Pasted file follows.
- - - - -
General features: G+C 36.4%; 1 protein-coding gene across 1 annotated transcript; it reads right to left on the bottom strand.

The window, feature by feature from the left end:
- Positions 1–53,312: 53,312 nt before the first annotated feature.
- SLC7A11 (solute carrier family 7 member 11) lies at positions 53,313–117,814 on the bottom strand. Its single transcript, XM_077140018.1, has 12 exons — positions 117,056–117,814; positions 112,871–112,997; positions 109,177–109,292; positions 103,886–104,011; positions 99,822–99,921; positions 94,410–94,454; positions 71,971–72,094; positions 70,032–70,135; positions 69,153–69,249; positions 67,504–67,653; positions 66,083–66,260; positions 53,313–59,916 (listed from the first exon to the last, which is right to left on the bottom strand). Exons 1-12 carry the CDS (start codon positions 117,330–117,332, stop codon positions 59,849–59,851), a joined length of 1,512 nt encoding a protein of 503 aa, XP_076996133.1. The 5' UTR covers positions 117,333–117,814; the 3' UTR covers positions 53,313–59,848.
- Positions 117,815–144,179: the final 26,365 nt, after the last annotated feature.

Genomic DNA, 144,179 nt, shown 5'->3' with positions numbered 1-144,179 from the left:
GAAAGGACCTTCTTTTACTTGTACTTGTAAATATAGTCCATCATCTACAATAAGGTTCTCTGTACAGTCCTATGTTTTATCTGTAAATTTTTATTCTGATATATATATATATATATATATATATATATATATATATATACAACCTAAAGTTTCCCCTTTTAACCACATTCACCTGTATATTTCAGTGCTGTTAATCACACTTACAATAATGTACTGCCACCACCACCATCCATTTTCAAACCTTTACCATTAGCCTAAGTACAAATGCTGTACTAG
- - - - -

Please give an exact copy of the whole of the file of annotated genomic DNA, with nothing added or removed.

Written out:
General features: G+C 36.4%; 1 protein-coding gene across 1 annotated transcript; it reads right to left on the bottom strand.

The window, feature by feature from the left end:
- Positions 1–53,312: 53,312 nt before the first annotated feature.
- SLC7A11 (solute carrier family 7 member 11) lies at positions 53,313–117,814 on the bottom strand. Its single transcript, XM_077140018.1, has 12 exons — positions 117,056–117,814; positions 112,871–112,997; positions 109,177–109,292; positions 103,886–104,011; positions 99,822–99,921; positions 94,410–94,454; positions 71,971–72,094; positions 70,032–70,135; positions 69,153–69,249; positions 67,504–67,653; positions 66,083–66,260; positions 53,313–59,916 (listed from the first exon to the last, which is right to left on the bottom strand). Exons 1-12 carry the CDS (start codon positions 117,330–117,332, stop codon positions 59,849–59,851), a joined length of 1,512 nt encoding a protein of 503 aa, XP_076996133.1. The 5' UTR covers positions 117,333–117,814; the 3' UTR covers positions 53,313–59,848.
- Positions 117,815–144,179: the final 26,365 nt, after the last annotated feature.

Genomic DNA, 144,179 nt, shown 5'->3' with positions numbered 1-144,179 from the left:
GAAAGGACCTTCTTTTACTTGTACTTGTAAATATAGTCCATCATCTACAATAAGGTTCTCTGTACAGTCCTATGTTTTATCTGTAAATTTTTATTCTGATATATATATATATATATATATATATATATATATATATATACAACCTAAAGTTTCCCCTTTTAACCACATTCACCTGTATATTTCAGTGCTGTTAATCACACTTACAATAATGTACTGCCACCACCACCATCCATTTTCAAACCTTTACCATTAGCCTAAGTACAAATGCTGTACTAG